On August 2, 2011, U.S. District Court Judge James Redden ruled that the National Oceanic and Atmospheric Administration (NOAA) Fisheries Service failed for the third time in ten years to produce a legal and scientifically adequate plan to protect imperiled Columbia-Snake River salmon from extinction.
Fishing and conservation groups, the state of Oregon, the Nez Perce Tribe, and the Spokane Tribe opposed the federal biological opinion, or BiOp, in court.
This is the third time Judge Redden has found a BiOp for the Columbia-Snake Basin inadequate and illegal. Today, salmon populations are critically low, lingering near just 1 percent of their historic levels.
In finding the current plan’s heavy reliance on unidentified and uncertain habitat actions illegal, the court wrote: “Coupled with the significant uncertainty surrounding the reliability of NOAA Fisheries' habitat methodologies, the evidence that habitat actions are falling behind schedule, and that benefits are not accruing as promised, NOAA Fisheries' approach to these issues is neither cautious nor rational.”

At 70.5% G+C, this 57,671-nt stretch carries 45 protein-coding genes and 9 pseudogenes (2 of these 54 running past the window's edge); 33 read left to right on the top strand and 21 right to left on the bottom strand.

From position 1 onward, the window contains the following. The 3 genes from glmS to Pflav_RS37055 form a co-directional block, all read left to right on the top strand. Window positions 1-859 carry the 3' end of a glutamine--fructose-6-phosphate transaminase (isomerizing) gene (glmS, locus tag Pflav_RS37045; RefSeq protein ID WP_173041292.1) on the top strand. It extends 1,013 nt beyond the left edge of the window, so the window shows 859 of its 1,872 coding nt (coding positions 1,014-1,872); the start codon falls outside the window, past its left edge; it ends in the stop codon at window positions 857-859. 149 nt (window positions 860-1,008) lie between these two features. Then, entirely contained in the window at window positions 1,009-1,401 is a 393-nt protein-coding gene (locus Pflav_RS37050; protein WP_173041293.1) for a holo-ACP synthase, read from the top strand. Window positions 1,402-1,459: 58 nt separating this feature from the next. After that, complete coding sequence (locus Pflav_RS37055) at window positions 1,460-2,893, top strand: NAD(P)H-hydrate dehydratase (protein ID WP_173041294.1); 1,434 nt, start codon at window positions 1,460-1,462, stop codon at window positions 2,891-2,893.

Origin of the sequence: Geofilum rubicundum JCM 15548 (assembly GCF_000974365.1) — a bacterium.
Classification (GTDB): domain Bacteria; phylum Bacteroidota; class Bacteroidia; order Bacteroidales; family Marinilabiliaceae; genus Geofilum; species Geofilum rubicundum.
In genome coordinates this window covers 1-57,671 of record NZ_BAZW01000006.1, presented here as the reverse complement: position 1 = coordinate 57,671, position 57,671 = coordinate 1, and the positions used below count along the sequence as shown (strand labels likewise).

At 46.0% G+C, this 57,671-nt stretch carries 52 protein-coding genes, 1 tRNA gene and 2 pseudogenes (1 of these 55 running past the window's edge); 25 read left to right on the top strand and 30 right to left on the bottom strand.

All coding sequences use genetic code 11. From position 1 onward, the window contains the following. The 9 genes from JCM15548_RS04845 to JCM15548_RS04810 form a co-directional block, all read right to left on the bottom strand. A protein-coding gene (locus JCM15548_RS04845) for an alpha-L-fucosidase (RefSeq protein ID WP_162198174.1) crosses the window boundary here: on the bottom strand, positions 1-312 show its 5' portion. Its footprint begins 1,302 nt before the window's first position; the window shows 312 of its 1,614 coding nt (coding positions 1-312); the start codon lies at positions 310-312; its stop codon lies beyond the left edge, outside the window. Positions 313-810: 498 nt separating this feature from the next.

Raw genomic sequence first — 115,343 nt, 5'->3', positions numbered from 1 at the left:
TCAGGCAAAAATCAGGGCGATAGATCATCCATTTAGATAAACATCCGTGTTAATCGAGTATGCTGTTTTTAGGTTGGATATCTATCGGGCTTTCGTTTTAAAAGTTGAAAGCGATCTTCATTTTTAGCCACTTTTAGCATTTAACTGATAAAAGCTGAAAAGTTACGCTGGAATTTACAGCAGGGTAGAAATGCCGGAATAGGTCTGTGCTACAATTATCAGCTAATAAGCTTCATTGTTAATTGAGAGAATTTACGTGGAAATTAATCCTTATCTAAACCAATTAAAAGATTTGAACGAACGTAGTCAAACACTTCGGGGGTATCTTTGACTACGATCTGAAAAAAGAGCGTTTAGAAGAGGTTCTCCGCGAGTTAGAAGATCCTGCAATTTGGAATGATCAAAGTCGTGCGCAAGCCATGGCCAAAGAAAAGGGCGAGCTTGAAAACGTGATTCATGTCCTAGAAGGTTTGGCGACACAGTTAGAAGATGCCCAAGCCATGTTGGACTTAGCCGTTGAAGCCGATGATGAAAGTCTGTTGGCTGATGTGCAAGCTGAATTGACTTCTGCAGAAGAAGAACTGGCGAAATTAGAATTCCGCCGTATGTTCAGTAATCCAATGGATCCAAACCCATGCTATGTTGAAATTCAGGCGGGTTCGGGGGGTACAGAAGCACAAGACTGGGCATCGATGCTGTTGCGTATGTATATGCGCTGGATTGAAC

Endangered Snake River salmon and steelhead tackle a migration like no other salmon on earth. Some swim more than 900 miles and climb almost 7,000 feet to reach their spawning grounds, scaling eight dams along the way.